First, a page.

IWRA Webinar – N°24

Smart Water Management: Current Water Challenges Around the World

25 September 2019

IWRA’s webinar explored the application of SWM around the world and the results of the IWRA’s SWM Task Force.  The distinguished panel engaged on discussions on the various ways that SWM can be strengthened and improved in its implementation.  Some of the key areas included additional political and financial support but also a focus on improved coordination so that proprietary technology such as IP for smart water sensors can be better shared beyond a single company that develops them or between two states sharing a riparian resource, for instance.  Furthermore, it was emphasized these technologies need to be made more open to public participatory processes and rendered less technical.  Other panellists focused on the use of technical data for water use, and how gaps in this data can result in sub-optimal policy decisions that underscores the importance of collecting new and valid data.  Moreover, it was highlighted how data driven research and management can result in changes and challenges to organisations who manage water resources.  Finally, the different alternatives to bridge SWM to end users and key stakeholders, particularly in the rural and agricultural context, was pointed out.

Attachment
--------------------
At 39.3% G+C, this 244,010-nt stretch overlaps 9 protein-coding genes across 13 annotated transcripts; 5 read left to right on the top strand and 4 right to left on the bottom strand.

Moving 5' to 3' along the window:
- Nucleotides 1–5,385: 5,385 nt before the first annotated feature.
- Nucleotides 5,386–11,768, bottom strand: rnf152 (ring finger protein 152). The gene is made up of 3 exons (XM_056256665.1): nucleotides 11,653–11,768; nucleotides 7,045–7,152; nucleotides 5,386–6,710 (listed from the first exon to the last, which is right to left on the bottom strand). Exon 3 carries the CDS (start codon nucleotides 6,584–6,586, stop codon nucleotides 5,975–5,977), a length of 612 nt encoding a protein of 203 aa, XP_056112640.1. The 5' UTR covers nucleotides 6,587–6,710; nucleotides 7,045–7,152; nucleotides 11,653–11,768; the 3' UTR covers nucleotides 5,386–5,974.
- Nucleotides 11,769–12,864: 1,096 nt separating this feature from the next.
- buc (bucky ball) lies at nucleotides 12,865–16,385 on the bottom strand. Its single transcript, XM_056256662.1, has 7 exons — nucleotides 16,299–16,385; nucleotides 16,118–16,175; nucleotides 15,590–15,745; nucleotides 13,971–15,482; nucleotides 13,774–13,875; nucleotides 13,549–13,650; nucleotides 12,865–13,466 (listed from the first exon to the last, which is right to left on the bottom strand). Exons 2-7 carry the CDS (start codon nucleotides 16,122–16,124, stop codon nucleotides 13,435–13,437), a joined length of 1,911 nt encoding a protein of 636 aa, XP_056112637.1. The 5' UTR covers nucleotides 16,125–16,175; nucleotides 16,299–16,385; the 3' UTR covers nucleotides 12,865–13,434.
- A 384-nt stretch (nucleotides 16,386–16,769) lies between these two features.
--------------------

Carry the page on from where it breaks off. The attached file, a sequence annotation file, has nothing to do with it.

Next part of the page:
The poll conducted during the webinar asked the question to participants on how to improve Smart Water Management and make it a smarter idea.  Results showed that an overwhelming majority believes building long-term frameworks is the right direction, while only a small percent felt that additional funding would be helpful.

With nearly 80 registrants, this event featured: Prof. Henning Bjornlund, Professor in Water Policy and Management, University of South Australia, and IWRA Board member; Dr. Frederick Lee, Executive Director of the Center for Water Technology and Policy, Hong Kong University; Dr. James Nickum, Editor-in-Chief Water International; and, Mary Trudeau, IWRA Water Security Project Officer. It was moderated by Scott McKenzie, PhD Candidate, University of British Columbia.

Presentations can be accessed by clicking on the titles below: